Normal pregnancy

A placenta that develops and functions adequately is essential for a healthy and successful pregnancy, as the placenta acts as the porthole through which nutrients and waste products are exchanged between the mother and the developing baby.

Consequently our Centre’s portfolio of projects on the development and function of the placenta span from the beginning of pregnancy through to late gestation with an emphasis on establishing and refining laboratory models that replicate normal placental function.

Biology of embryo implantation

Inappropriate interactions between the embryo and uterus at an early stage lead to infertility, early miscarriage or complications later in the pregnancy. Animal models have provided important clues about implantation, but the mechanisms still need to be tested in humans as they are not well enough understood to be able to diagnose and correct implantation failure.

Current projects in this area include:

  • Adhesion signalling in embryo-epithelial interactions at implantation: Aplin, Brison, Forbes, Westwood in collaboration with Kimber (Faculty of Life Sciences)
  • The role of microRNAs in regulating embryo implantation: Forbes, Aplin

How does the placenta take over the uterus?

Following implantation, cells from the early placenta migrate into the spiral arteries of the maternal uterus, transforming them into large funnel-shaped channels. This ensures that a high volume of maternal blood, containing nutrients and oxygen, are delivered to the placenta throughout pregnancy. Little is known about the mechanisms involved in remodelling these arteries.

Current projects in this area include:

  • Sphingosine-1-phosphate control of extravillous trophoblast migration: Johnstone, Westwood

Development of the placental maternal/fetal exchange barrier

In early pregnancy, the placenta develops a specialised cell layer (the syncytiotrophoblast) responsible for the production of many of the hormones of pregnancy, for protection of the fetus against attack and for maternal/fetal nutrient and waste exchange.

To remain effective, the syncytiotrophoblast must be continually renewed throughout the pregnancy. This is achieved via an orderly sequence of cell division, cell specialisation and cell death. Little is known about this vital process and how it is regulated so several of our projects are looking at this aspect of placental development.

Current projects in this area include:

  • Nutrient sensing by the placenta, which aims to identify the molecular pathways lining maternal diet to placental growth: Westwood, Aplin
  • Investigating the role of placental microRNAs: Forbes, Jones
  • Use of nanoparticles to deliver growth signals to the placenta: Aplin, Harris, Westwood in collaboration with Dr CP Case, University of Bristol

Placenta in maternal/fetal exchange of nutrients

In humans all essential nutrients for normal fetal development and growth are transferred from mother to fetus across the syncytiotrophblast - a membrane of the placenta which both protects the fetus and acts as a transporter of nutrients and waste.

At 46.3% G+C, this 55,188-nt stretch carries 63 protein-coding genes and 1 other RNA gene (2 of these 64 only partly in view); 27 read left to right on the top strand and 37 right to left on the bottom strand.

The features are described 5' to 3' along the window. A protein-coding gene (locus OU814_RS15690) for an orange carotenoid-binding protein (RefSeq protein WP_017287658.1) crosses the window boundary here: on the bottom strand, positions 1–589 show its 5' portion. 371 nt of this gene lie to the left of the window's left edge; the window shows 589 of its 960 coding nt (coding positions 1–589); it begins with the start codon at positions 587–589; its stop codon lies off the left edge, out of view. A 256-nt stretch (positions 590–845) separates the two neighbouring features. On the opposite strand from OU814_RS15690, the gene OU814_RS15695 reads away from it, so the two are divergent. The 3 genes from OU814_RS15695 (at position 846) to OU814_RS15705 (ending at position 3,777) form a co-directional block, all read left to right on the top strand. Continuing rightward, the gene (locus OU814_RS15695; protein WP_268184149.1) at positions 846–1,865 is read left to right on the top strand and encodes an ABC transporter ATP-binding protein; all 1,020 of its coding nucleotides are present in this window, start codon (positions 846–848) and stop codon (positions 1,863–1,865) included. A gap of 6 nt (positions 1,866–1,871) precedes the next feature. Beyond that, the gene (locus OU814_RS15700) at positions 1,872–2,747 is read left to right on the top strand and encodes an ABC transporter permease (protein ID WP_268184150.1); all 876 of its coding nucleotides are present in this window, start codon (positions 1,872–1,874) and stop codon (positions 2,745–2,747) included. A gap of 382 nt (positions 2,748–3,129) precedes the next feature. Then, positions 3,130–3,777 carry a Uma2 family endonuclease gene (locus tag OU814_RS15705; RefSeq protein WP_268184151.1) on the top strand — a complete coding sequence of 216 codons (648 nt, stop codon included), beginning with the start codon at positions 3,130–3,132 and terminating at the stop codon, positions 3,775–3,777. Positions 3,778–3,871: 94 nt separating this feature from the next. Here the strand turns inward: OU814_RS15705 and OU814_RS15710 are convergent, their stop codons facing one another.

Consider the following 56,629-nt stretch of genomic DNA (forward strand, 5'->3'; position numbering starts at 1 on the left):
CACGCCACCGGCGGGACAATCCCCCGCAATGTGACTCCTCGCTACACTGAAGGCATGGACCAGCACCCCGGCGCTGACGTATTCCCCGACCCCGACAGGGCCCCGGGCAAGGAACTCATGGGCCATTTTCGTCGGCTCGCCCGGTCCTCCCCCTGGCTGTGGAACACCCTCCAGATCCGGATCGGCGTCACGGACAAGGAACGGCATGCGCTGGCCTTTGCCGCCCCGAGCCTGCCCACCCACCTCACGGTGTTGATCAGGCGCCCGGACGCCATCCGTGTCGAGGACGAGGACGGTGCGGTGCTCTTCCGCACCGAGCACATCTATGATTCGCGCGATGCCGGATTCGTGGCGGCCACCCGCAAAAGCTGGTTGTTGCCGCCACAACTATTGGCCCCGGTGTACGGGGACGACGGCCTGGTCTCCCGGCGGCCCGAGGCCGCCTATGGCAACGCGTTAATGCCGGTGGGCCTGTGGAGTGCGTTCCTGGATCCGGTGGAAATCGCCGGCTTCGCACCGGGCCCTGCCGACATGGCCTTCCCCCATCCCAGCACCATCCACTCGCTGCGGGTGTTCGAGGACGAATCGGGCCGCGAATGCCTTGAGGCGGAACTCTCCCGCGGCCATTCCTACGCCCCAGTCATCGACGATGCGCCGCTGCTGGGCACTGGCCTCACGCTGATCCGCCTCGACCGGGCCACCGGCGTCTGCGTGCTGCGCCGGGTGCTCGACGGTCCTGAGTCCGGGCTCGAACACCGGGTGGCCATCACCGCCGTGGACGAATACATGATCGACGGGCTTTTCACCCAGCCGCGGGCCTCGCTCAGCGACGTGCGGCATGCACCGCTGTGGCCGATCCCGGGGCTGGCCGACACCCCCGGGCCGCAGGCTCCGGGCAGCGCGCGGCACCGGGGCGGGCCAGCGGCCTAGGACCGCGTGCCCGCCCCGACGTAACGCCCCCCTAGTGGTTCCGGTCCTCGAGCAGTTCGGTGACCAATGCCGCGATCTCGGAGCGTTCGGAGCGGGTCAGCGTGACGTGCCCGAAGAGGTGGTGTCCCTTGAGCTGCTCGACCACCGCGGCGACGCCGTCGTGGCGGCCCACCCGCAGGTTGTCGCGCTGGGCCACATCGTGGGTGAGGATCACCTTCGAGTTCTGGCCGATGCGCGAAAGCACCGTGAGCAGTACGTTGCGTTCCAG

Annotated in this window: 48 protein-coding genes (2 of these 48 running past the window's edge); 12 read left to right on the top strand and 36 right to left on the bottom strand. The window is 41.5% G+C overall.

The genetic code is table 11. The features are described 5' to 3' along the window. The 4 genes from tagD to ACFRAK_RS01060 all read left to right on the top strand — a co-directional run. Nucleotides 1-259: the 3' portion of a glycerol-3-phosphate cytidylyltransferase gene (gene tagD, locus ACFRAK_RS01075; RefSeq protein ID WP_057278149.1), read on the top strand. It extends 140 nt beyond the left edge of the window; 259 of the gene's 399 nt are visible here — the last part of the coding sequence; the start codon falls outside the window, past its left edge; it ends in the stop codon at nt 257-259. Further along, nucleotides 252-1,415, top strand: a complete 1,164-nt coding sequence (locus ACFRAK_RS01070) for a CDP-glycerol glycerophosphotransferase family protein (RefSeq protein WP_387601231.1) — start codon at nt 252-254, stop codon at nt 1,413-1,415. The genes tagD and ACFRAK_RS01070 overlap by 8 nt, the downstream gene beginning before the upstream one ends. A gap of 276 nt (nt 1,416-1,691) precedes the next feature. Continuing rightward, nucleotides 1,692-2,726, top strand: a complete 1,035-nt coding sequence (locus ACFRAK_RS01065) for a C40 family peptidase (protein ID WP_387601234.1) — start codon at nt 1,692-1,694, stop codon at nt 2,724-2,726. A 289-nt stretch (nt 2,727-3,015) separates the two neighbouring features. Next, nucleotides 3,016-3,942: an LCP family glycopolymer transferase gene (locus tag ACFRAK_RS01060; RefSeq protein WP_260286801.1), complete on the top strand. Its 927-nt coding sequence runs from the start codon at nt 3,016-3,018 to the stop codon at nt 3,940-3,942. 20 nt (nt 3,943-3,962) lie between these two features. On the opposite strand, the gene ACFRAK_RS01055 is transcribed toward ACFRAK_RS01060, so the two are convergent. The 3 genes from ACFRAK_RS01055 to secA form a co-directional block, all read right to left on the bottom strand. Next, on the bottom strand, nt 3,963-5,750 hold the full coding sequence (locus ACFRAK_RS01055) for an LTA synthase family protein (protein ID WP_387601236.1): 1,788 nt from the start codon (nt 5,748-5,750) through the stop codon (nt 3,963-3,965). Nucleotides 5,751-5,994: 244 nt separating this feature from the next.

Any alteration in the expression or activity of 'transporter' molecules can reduce fetal growth. Several of the Unit's projects are aimed at understanding how these important molecules are regulated.

Current projects in this area include:

  • Glucose handling by the placenta: Myers, Heazell, Westwood
  • Amino acid transport through the placenta: an experimental and modelling investigation: Glazier, Johnstone, Sibley, Crocker in collaboration with Dr Rohan Lewis, University of Southampton

Role of the placenta in protecting the fetus

The human placenta acts to protect the fetus from drugs and toxic substances (xenobiotics) present in maternal blood. In other tissues, a class of proteins called the ABC transporters has been shown to be important in protecting an organism from such compounds.

We have recently shown that one such transporter - P-glycoprotein - is produced on the maternal side of the placenta and is important in reducing the build-up of toxins in the fetus.

We have also identified small changes in the gene for this protein, which reduce its effect in placental cells. We are now investigating if these changes in the genes of other ABC transporters also cause changes which reduce the placenta's abilities to protect the fetus from exposure to toxic substances.

Fetoplacental vasculature

In normal pregnancy, the developing fetus receives nutrients from the maternal blood system via the placenta. So the control of the maternal blood supply to the placenta, and its regulation through the placental vascular tree, is important for the normal growth and development of the fetus.

Much of our attention is focused on the regulation of placental blood flow, because appreciating the molecular mechanisms controlling the flow of blood through this crucial organ is essential to the understanding of fetal growth in normal pregnancy.

Current projects in this area include: